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  At Which Level is iHTP Used?  
From the administrative and clinical point of view, there are several levels of healthcare delivery: a national or tertiary level, a provincial level, a district level and finally, a primary care level. The various levels have different functions within a country’s healthcare system.

Primary care is seen as an "integral, permanent, and pervasive part of the formal health care system in all countries" or as the "means by which the two goals of health services system - optimization of health and equity in distributing resources - are balanced" (Basch P. Textbook of international health. New York, Oxford University Press, 1990). It addresses the most common problems in the community by providing preventive, curative, and rehabilitative services to maximize health and well-being. (Health Evidence Network, WHO Regional Office for Europe, www.euro.who.int/HEN/Syntheses/primaryvsspecialist). Tertiary care refers to highly specialized care given to patients who are in danger of disability or death often requiring sophisticated technologies (e.g., neurosurgeons or intensive care units). The intermediary levels such as provincial or district usually are within the sphere of influence of the local government. They provide healthcare which links local priorities with national health policies.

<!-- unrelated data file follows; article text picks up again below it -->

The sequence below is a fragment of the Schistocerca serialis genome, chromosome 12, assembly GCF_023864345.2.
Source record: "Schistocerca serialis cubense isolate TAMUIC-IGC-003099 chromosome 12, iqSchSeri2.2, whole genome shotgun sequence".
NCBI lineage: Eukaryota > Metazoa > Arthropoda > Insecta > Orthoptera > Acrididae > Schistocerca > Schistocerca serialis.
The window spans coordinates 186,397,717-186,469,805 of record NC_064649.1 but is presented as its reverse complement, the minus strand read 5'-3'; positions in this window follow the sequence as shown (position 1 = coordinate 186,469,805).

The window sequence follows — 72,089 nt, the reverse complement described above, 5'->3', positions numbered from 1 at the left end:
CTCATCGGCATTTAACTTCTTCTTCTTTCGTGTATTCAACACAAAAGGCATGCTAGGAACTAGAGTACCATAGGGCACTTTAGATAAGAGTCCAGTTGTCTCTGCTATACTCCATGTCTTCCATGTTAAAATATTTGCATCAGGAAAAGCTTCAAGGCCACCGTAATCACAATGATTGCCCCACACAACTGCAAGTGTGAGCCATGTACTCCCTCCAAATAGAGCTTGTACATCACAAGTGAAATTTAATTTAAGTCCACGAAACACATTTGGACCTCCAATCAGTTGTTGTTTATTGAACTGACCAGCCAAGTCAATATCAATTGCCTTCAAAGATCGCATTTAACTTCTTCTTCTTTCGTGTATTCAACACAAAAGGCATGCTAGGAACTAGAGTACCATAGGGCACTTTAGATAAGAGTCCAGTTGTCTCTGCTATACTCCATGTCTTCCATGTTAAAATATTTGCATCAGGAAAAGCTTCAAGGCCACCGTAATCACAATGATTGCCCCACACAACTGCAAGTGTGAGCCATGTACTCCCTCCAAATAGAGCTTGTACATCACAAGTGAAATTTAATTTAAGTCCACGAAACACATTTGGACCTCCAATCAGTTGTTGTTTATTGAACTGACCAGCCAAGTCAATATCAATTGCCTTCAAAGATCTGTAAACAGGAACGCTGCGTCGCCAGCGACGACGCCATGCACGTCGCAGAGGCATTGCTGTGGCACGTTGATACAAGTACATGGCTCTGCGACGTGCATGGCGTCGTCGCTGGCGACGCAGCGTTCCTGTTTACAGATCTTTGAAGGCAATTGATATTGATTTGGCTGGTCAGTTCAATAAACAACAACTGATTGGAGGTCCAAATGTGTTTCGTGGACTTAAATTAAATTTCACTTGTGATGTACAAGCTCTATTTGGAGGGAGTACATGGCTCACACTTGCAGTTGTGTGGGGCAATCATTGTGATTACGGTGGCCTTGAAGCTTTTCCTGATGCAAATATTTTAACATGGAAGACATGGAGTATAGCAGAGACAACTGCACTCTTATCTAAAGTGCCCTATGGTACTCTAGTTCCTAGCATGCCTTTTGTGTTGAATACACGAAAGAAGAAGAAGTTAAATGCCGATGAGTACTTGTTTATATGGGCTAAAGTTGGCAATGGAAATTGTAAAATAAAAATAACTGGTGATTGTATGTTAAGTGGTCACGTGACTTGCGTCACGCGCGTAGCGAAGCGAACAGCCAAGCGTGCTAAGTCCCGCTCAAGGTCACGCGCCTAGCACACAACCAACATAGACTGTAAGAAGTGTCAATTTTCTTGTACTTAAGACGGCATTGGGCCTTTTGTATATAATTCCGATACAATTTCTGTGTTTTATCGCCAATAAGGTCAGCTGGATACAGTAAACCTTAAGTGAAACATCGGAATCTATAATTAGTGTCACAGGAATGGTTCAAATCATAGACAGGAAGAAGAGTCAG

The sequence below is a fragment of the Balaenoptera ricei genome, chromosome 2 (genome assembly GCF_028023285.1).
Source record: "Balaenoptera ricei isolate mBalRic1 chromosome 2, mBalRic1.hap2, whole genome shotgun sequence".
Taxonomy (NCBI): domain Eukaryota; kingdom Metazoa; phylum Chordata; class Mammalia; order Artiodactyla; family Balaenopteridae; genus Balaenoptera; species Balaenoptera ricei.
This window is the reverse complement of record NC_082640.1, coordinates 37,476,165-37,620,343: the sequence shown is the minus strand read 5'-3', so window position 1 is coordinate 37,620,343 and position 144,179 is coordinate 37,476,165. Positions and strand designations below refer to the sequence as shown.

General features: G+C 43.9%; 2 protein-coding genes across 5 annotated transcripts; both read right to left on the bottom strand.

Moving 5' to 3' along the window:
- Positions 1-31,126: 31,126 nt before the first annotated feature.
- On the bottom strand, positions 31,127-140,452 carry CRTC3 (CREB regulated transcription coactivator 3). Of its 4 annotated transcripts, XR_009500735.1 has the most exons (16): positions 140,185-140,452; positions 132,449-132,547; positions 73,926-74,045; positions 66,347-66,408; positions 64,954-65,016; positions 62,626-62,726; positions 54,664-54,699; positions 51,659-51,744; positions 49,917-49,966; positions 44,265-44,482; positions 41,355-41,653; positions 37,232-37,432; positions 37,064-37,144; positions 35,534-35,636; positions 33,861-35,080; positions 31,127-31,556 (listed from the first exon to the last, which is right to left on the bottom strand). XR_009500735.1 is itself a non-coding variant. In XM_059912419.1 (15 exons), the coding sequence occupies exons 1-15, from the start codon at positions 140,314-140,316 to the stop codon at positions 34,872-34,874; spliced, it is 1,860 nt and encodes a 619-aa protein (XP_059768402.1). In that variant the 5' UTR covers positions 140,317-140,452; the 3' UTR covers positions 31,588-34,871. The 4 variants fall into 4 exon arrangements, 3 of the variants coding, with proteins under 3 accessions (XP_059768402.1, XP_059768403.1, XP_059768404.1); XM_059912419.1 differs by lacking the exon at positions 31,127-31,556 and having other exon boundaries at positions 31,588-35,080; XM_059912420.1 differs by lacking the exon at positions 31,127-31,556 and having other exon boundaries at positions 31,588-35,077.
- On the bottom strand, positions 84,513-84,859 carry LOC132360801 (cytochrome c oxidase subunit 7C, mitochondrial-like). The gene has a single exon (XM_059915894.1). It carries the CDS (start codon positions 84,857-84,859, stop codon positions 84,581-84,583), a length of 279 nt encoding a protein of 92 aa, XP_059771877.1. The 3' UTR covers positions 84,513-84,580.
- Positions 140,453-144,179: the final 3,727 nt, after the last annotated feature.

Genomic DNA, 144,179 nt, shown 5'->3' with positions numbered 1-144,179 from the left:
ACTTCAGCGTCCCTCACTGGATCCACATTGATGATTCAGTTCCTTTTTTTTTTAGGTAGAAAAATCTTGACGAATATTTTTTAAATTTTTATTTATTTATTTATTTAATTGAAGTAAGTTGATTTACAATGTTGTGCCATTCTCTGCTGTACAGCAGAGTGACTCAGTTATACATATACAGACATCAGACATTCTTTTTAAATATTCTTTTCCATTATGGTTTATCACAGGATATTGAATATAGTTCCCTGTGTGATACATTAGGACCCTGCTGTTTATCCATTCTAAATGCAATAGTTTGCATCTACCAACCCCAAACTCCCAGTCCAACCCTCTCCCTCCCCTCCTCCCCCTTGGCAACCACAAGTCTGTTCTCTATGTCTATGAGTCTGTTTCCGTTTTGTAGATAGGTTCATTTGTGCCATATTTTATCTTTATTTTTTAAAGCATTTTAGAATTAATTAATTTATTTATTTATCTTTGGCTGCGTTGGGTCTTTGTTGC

IHTP is developed for all different levels of healthcare. It ensures that the scope and complexity of healthcare technologies is realistic for any given level of healthcare delivery. The IHTP consists of a comprehensive map of all healthcare technology needs per intervention per healthcare level (Heimann, P., Kader, H. IHTP: Brief Technical Discussion, WHO, 2002). IHTP contributes to a clearer understanding of why the resources are needed at each level of healthcare delivery, in what quantities the resources are needed and how they fit together into an integrated healthcare system.

IHTP inherently bridges the gap between the planners at the strategic levels (national or regional), who may not have full knowledge of field realities, and practitioners at the operational level, who may be too immersed in their day-to-day clinical activities to be aware of the big picture. IHTP allows technology needs appropriate for each level of healthcare to be identified (Heimann, P. Planning Technologies for the Making Pregnancy Safer Initiative, WHO internal presentation, 2001); it thus facilitates the upward flow of information to be amassed into national requirements.


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